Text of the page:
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Chinese Herbal Medicine - Ancient Herbal Formulas

Can They Benefit the Modern Horse?

 

By Gloria Garland L.Ac, Dipl. Ac. & CH.

My interest in equine Chinese herbal therapy began in 1988, when I sought an alternative therapy to Bute for my own arthritic gelding. That first successful experience finding an alternative to an anti-inflammatory drug that can cause adverse side effects with long-term use set me on the long path of acquiring the skills and knowledge I would need to practice the art of Traditional Chinese Medicine (TCM).

In my practice I provide acupuncture consultations and herbal formulas for veterinarians, horse trainers and owners all over the country. I'm often presented with really interesting and unique health challenges. All my custom blended formulas are developed for the individual horse. This individualized approach is the hallmark of Traditional Oriental Medicine and is what sets TCM and Whole Horse Herbs TM apart from other treatments. I also incorporate the centuries-old classic TCM formulas, which are also used for more common problems. Such is the case with my own horse, Rocotillo. 

Rocotillo, feisty and fun to ride, is an appaloosa gelding prone to developing a cough with a runny nose in the autumn. His condition can turn into a real hack with cloudy nasal discharge if not dealt with promptly. I use the classic Chinese herbal formula, Jade Windscreen Powder, to boost his immunity and keep him in shape for long trail rides. This classic formulation is ideal for horses under stress from shipping, frequent show schedules or those exposed to groups of horses. In Rocotillo's case, he starts mid-summer with one tablespoon of powdered herbs twice per day and continues through the dusty autumn. Since beginning this routine, we have been cough and cold free.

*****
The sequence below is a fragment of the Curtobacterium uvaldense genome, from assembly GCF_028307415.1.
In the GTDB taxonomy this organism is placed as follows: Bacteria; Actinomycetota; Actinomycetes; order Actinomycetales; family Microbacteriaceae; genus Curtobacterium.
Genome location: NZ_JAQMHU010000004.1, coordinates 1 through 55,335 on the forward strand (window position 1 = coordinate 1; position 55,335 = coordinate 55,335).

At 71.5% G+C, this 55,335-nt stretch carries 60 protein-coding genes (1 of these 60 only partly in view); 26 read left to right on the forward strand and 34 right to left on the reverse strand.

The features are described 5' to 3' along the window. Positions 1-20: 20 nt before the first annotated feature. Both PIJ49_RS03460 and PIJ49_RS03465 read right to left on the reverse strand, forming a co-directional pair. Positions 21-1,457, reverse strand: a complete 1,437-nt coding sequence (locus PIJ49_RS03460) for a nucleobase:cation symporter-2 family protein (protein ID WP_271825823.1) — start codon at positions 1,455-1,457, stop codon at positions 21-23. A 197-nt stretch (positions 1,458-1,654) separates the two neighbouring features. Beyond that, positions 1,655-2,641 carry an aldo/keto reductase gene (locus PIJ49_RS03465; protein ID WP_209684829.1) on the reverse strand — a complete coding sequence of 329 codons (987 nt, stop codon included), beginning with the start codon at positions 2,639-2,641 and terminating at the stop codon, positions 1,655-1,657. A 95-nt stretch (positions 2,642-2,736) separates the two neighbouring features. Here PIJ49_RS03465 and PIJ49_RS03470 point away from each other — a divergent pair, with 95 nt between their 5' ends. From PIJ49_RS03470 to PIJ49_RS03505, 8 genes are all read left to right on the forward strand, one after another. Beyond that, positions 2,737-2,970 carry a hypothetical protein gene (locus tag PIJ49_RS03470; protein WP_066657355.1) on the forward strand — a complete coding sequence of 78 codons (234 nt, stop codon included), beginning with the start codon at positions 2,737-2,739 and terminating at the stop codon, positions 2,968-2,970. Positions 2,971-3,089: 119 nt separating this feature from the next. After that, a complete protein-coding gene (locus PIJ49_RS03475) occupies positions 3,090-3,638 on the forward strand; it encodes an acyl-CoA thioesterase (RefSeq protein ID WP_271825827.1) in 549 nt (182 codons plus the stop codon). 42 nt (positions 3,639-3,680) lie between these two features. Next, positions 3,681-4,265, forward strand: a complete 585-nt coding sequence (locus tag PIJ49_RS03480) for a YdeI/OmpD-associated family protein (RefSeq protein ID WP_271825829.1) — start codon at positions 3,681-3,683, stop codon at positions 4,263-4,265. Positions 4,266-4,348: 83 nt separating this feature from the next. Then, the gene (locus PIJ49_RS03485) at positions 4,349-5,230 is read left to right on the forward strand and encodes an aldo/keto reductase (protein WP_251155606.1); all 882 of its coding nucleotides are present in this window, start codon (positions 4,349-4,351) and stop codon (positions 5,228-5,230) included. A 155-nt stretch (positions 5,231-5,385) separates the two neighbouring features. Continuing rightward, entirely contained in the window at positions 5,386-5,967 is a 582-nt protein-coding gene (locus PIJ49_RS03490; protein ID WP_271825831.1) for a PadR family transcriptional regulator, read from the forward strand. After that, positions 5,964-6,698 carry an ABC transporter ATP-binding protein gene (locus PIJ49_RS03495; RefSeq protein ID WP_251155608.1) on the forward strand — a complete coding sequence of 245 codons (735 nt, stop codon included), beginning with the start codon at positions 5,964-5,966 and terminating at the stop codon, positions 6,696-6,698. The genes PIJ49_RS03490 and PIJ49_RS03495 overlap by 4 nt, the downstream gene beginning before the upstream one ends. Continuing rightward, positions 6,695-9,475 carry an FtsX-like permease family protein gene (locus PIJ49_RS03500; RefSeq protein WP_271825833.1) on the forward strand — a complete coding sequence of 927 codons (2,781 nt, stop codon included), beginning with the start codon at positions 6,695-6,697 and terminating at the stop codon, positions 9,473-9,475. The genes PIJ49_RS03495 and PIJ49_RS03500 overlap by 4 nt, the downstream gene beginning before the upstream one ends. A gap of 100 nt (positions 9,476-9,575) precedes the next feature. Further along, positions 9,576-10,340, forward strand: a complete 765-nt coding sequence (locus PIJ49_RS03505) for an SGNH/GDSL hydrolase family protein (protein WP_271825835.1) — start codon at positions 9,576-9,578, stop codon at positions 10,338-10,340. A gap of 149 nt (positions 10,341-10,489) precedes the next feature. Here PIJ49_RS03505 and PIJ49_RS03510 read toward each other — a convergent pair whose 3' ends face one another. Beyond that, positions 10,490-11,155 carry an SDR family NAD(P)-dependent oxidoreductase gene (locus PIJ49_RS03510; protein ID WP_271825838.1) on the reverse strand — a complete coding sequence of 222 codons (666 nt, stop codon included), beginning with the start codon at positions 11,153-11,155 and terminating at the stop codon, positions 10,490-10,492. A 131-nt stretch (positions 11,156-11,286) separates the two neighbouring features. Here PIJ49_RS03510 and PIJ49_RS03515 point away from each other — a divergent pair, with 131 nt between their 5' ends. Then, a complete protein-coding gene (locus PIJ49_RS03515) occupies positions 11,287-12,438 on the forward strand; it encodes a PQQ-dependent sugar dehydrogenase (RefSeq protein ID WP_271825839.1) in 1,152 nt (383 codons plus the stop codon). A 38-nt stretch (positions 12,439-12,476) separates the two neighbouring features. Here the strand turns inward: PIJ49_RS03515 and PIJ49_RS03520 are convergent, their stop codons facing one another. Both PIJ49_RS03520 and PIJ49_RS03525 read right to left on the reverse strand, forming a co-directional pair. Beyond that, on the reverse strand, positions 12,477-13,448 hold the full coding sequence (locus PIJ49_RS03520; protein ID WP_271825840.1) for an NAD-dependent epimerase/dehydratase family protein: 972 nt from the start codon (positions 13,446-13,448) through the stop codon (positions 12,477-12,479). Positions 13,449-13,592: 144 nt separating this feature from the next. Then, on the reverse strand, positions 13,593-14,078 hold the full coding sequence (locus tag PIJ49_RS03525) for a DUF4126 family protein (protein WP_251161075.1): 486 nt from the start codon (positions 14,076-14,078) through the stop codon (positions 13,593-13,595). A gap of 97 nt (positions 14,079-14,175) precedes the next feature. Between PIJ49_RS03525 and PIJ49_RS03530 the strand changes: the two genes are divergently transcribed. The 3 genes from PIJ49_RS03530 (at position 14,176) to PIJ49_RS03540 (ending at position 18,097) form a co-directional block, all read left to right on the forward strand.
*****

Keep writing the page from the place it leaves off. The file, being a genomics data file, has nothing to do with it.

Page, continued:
One of the most important emphases of Traditional Chinese Medicine (TCM) is the prevention of disease. Jade Windscreen Powder (Yu ping feng san) is a simple Chinese herbal formulation used for centuries to prevent infections.

The Chinese have simple yet elegant methods of describing things. Jade is a gemstone highly prized in Asia for its beauty and versatility.  The word "jade" is often used when describing an object or function considered valuable. Wind in ancient times was considered to be the carrier of illness; hence a windscreen formula in TCM offers the body protection from the elements or external pathogens. Translation: Jade Windscreen is a very valuable formula for the prevention of disease.

In Traditional Chinese Medicine, disease prevention begins with a protective layer around the exterior of the body called wei qi or defensive energy. Wei qi is the body's initial protection against external pathogens. A pathogen can be bacterial, viral or a toxic substance. From a Western perspective, wei qi can be compared to immunity.  When wei qi is strong, pathogenic factors are deflected away from the body; when it is weak, a variety of infections can occur.

I like to think of wei qi as the fence protecting your home and yard.  When the fence is tall and in good repair, it provides a solid barrier against intruders and unwanted visitors. If the gate is left open and fence boards are missing, the barrier is weakened leaving the home vulnerable to all types of intruders.